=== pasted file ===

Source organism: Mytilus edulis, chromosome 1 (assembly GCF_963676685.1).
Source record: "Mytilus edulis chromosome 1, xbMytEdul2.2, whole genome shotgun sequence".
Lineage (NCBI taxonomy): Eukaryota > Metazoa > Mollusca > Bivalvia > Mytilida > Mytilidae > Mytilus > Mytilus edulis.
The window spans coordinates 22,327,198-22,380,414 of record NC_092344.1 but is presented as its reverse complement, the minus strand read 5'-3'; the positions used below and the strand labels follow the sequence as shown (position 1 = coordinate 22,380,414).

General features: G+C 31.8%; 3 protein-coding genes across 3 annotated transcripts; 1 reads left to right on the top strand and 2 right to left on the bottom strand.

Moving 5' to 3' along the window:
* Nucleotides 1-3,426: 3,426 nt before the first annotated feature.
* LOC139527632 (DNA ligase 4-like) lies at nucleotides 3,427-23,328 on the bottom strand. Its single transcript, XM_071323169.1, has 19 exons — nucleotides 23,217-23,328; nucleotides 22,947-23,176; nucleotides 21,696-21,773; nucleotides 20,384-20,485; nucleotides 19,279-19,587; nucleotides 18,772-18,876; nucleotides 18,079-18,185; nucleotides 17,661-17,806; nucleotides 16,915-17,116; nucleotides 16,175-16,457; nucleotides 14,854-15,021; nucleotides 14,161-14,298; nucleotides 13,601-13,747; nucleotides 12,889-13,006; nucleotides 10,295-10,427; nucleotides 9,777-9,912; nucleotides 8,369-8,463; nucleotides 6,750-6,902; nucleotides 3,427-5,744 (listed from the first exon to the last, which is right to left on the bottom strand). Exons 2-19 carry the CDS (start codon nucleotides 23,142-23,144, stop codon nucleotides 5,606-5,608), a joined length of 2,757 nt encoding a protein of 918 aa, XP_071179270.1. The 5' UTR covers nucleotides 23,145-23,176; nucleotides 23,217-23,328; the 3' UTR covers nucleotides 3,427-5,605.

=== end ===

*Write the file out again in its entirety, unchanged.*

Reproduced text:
Source organism: Mytilus edulis, chromosome 1 (assembly GCF_963676685.1).
Source record: "Mytilus edulis chromosome 1, xbMytEdul2.2, whole genome shotgun sequence".
Lineage (NCBI taxonomy): Eukaryota > Metazoa > Mollusca > Bivalvia > Mytilida > Mytilidae > Mytilus > Mytilus edulis.
The window spans coordinates 22,327,198-22,380,414 of record NC_092344.1 but is presented as its reverse complement, the minus strand read 5'-3'; the positions used below and the strand labels follow the sequence as shown (position 1 = coordinate 22,380,414).

General features: G+C 31.8%; 3 protein-coding genes across 3 annotated transcripts; 1 reads left to right on the top strand and 2 right to left on the bottom strand.

Moving 5' to 3' along the window:
* Nucleotides 1-3,426: 3,426 nt before the first annotated feature.
* LOC139527632 (DNA ligase 4-like) lies at nucleotides 3,427-23,328 on the bottom strand. Its single transcript, XM_071323169.1, has 19 exons — nucleotides 23,217-23,328; nucleotides 22,947-23,176; nucleotides 21,696-21,773; nucleotides 20,384-20,485; nucleotides 19,279-19,587; nucleotides 18,772-18,876; nucleotides 18,079-18,185; nucleotides 17,661-17,806; nucleotides 16,915-17,116; nucleotides 16,175-16,457; nucleotides 14,854-15,021; nucleotides 14,161-14,298; nucleotides 13,601-13,747; nucleotides 12,889-13,006; nucleotides 10,295-10,427; nucleotides 9,777-9,912; nucleotides 8,369-8,463; nucleotides 6,750-6,902; nucleotides 3,427-5,744 (listed from the first exon to the last, which is right to left on the bottom strand). Exons 2-19 carry the CDS (start codon nucleotides 23,142-23,144, stop codon nucleotides 5,606-5,608), a joined length of 2,757 nt encoding a protein of 918 aa, XP_071179270.1. The 5' UTR covers nucleotides 23,145-23,176; nucleotides 23,217-23,328; the 3' UTR covers nucleotides 3,427-5,605.